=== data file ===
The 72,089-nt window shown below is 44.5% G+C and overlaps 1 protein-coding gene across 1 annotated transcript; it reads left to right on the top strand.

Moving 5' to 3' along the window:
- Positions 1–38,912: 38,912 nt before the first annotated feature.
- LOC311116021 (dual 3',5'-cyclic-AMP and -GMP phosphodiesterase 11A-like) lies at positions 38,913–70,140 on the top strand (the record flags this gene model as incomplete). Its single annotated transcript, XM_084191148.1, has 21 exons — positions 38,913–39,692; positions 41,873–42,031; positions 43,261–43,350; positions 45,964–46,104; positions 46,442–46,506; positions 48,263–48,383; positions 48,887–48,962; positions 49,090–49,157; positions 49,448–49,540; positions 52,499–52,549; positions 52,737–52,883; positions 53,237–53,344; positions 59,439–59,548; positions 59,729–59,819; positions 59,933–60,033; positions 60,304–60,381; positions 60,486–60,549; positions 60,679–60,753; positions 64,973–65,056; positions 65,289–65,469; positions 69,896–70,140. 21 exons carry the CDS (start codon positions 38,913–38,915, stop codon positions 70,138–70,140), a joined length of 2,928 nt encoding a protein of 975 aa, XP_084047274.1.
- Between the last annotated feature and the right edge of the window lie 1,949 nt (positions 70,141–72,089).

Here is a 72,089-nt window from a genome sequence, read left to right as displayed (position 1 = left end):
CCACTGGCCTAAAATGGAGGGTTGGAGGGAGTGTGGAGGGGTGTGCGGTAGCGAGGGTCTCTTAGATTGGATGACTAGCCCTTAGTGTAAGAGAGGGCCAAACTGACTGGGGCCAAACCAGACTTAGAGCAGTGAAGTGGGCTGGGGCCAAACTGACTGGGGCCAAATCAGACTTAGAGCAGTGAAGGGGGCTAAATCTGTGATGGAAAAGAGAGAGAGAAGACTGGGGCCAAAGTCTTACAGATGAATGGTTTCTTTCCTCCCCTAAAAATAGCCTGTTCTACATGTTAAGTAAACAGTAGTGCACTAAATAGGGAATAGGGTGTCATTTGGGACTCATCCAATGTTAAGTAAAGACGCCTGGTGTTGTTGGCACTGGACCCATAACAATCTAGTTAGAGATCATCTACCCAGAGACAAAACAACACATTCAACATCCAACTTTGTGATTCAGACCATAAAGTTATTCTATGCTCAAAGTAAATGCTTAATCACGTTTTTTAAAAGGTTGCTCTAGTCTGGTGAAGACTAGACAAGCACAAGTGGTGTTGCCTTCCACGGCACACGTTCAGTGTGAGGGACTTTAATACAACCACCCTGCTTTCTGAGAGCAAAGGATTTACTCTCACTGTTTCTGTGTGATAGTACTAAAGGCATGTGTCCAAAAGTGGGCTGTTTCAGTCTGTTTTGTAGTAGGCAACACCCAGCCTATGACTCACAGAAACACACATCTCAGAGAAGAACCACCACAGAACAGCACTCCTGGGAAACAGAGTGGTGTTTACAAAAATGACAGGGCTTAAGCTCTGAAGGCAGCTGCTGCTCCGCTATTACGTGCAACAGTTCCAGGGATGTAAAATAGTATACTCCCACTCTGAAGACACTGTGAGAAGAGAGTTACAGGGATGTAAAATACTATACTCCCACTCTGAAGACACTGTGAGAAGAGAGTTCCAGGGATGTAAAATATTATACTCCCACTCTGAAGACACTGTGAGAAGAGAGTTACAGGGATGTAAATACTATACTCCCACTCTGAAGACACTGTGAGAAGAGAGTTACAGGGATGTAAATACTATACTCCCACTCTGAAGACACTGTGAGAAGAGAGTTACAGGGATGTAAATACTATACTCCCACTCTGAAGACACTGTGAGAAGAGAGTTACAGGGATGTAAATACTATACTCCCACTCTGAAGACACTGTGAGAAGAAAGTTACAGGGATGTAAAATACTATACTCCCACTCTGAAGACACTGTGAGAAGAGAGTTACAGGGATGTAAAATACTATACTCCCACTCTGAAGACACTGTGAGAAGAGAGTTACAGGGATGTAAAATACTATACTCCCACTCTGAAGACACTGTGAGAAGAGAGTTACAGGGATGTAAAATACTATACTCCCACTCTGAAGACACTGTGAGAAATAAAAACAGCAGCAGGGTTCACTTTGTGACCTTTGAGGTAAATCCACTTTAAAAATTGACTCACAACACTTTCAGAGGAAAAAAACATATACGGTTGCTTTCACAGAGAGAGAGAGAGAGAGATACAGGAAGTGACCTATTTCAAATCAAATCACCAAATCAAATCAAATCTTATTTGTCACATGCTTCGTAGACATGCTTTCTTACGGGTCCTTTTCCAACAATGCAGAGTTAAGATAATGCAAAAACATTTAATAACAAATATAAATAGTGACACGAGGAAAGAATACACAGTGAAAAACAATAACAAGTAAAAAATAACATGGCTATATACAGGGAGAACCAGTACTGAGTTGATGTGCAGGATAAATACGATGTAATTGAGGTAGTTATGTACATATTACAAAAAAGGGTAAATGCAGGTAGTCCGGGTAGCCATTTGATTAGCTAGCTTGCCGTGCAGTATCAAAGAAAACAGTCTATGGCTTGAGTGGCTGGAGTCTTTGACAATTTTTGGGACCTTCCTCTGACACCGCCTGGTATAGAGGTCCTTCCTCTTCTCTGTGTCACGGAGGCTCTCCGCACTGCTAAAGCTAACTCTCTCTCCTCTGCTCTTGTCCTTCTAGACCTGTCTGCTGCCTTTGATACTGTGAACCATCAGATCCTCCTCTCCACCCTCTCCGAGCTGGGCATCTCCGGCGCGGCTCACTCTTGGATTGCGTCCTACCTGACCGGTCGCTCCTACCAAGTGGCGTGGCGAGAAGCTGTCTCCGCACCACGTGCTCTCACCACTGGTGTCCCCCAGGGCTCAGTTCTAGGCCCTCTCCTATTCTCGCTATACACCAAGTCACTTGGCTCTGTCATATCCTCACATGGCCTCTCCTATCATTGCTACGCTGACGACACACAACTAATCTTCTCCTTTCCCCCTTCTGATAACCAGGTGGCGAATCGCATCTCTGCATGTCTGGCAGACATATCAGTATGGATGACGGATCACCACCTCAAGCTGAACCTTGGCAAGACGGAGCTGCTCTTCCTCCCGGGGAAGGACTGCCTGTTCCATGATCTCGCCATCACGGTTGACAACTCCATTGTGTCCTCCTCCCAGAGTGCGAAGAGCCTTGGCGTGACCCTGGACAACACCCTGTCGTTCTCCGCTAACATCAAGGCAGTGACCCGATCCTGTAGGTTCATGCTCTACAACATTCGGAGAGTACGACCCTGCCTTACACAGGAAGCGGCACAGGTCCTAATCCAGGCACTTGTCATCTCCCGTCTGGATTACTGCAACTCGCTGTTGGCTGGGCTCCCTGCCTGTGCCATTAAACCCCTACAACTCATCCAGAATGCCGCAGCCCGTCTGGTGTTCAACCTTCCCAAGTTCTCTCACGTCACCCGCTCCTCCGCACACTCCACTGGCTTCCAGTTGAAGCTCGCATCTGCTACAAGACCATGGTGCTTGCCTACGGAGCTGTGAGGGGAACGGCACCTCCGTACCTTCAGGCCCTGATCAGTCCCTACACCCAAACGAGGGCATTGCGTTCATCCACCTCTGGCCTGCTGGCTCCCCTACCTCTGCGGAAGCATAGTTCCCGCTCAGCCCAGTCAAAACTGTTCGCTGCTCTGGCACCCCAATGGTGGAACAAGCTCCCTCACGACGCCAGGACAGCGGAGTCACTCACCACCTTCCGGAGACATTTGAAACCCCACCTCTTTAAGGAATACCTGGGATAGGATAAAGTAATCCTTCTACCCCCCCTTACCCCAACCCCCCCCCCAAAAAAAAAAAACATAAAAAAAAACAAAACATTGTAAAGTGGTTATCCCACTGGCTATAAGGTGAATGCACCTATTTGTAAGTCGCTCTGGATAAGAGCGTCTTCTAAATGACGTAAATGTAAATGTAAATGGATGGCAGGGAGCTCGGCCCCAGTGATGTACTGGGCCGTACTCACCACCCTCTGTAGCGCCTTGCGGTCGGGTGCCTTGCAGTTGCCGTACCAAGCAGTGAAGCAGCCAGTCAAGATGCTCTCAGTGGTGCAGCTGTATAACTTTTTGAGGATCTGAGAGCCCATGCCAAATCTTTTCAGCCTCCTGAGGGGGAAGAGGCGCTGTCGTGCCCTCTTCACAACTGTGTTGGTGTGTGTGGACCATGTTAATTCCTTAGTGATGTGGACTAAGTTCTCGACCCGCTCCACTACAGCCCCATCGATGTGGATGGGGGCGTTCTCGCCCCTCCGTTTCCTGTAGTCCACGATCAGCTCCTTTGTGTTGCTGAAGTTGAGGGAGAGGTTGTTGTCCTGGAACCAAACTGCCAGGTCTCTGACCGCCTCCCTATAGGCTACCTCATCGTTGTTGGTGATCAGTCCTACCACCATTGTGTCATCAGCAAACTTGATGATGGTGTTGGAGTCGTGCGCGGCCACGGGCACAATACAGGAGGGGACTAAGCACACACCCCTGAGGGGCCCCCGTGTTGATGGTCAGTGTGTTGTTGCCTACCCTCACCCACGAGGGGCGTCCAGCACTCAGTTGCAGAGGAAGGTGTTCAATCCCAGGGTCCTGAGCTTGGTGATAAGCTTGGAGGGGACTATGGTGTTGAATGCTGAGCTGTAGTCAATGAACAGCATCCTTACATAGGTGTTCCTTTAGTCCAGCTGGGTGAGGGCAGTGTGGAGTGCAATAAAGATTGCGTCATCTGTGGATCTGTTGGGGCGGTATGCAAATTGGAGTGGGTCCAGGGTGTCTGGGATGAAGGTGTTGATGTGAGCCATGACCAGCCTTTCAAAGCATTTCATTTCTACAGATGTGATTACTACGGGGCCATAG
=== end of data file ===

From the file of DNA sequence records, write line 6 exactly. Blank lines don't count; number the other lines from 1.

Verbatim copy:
Here is a 72,089-nt window from a genome sequence, read left to right as displayed (position 1 = left end):